Collection Prevention: UCC Filings | Business Credit Reports, Inc.

Collection Prevention: UCC Filings

The subjectivity in evaluating creditworthiness magnifies the need for credit tools. Article 9 of the Uniform Commercial Code provides an opportunity for trade creditors to collateralize or “secure” their goods and/or accounts receivable utilizing the personal property assets of their customer. In the event of your customer’s bankruptcy or default, a properly perfected UCC filing elevates your status to that of a secured creditor, putting you in the best possible position to get paid.

Instant History

In 1952, the Uniform Commercial Code (UCC) was created in an effort to promote commerce between states. Prior to the creation of the UCC, selling between states was similar to how we sell between countries today – there was a great deal of risk involved and little financial security available. Once the UCC was in place, it afforded creditors additional security, therefore enabling the extension of more credit, aka more sales.

Why Should I File UCCs?

When implementing a UCC filing program, it’s important to understand the widespread benefits: minimize financial risk, reduce DSO, improve cash flow and increase sales. Wait, “increase sales” – I know you are wondering if you read that correctly – yes, increase sales. UCC filing is more than reducing risk; it’s about the opportunity to expand your market, by providing you with the security needed to sell to marginal accounts and by providing the added security needed to increase existing clients’ credit lines.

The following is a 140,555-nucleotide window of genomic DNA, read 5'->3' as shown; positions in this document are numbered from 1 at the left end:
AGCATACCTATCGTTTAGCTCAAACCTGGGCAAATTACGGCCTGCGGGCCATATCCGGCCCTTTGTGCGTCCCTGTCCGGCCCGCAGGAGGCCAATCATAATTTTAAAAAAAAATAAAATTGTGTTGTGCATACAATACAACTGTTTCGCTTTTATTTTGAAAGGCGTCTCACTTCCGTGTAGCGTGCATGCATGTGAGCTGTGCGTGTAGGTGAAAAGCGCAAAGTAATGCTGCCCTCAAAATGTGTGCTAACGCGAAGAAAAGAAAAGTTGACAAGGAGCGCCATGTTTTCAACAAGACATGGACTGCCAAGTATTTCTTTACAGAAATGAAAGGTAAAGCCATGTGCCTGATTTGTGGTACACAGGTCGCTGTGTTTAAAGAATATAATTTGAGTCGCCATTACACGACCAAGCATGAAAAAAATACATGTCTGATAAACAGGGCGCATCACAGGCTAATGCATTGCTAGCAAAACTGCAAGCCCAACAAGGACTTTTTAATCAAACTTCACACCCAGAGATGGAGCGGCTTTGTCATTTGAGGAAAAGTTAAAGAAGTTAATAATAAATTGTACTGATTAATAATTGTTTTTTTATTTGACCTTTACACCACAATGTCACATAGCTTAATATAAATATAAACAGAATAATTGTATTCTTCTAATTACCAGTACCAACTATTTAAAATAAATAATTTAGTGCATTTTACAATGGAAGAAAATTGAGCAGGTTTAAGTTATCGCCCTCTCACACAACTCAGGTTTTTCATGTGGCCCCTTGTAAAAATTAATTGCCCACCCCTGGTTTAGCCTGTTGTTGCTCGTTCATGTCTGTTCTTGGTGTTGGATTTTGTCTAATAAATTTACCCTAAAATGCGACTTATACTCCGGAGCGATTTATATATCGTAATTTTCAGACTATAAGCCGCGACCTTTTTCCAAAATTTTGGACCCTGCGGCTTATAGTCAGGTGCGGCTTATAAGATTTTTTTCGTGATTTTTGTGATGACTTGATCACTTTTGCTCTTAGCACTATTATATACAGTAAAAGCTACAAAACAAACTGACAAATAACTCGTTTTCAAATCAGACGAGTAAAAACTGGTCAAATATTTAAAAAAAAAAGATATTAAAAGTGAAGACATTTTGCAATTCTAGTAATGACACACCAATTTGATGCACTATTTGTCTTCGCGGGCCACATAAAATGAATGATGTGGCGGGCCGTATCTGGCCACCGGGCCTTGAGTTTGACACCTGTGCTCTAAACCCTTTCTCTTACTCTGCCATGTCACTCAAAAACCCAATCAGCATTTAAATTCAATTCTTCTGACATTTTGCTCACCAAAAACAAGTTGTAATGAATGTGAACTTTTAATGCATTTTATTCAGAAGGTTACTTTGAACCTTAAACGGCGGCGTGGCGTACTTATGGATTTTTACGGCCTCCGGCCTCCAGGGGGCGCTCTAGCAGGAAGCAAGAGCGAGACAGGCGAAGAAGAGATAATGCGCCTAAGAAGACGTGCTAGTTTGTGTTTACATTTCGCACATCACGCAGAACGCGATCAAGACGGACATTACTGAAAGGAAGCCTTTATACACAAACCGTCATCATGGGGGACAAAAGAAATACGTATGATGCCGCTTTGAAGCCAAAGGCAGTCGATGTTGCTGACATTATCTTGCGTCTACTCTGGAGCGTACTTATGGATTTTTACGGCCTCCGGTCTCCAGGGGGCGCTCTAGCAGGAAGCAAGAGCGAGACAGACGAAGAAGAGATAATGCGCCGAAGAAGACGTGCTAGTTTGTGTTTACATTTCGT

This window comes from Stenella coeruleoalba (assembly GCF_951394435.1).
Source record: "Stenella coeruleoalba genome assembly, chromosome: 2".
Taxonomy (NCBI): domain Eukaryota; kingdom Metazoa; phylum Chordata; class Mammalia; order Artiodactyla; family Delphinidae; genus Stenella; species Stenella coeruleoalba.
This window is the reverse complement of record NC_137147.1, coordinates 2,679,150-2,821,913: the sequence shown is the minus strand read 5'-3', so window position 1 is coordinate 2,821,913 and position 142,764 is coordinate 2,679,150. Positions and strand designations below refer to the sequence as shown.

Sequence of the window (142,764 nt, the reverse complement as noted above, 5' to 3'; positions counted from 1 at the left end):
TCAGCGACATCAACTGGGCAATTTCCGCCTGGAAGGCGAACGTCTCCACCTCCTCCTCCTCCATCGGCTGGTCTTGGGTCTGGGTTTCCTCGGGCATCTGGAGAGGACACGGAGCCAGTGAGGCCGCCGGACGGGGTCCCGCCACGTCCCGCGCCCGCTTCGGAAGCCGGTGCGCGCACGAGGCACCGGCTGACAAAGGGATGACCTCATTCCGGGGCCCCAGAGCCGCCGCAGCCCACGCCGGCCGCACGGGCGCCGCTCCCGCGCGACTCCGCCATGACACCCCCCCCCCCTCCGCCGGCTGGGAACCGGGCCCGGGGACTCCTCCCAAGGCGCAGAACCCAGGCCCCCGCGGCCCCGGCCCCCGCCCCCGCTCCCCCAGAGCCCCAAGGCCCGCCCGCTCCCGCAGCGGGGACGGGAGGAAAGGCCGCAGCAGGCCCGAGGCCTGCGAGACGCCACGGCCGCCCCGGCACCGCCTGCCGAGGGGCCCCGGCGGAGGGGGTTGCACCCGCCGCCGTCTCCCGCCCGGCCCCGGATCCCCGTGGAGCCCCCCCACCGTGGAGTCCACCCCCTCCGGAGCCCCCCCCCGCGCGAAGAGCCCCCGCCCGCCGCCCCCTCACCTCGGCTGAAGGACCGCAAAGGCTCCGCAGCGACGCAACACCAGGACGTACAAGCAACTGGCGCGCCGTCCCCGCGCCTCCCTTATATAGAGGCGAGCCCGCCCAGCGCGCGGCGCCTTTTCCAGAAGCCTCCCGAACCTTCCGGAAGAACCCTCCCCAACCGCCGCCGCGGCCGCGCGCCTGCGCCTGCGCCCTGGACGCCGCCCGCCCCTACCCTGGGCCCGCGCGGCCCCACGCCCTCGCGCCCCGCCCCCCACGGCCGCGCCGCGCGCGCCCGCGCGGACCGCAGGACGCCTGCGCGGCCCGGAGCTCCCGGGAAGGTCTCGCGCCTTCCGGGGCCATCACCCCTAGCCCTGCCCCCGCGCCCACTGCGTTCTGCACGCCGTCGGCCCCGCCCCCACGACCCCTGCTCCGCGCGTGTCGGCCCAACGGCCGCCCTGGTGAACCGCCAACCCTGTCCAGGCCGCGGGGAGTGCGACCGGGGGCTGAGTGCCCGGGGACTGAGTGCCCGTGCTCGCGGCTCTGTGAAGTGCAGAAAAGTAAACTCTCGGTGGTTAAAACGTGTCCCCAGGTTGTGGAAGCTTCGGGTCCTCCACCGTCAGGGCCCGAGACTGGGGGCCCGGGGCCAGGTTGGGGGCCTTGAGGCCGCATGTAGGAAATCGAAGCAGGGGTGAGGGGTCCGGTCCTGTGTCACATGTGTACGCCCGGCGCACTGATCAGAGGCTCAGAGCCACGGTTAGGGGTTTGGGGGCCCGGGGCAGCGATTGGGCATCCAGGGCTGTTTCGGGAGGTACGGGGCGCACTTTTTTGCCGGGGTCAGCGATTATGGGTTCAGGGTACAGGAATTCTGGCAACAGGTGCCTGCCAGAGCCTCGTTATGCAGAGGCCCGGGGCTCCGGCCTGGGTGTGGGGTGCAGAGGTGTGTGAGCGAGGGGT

One Part Financing Statement + One Part Security Agreement

When your customer signs a security agreement, the UCC perfects or records the security interest. A security interest collateralizes your company through equipment, inventory, the proceeds from the sale of your inventory, and your accounts receivable. Once the filing is completed, it protects all transactions for five years; protecting your bottom line as a secured creditor.

Types of UCC Filings

There are primarily two types of secured transactions under Article 9 of the Uniform Commercial Code: Blanket Filing and Purchase Money Security Interest (PMSI) Filing.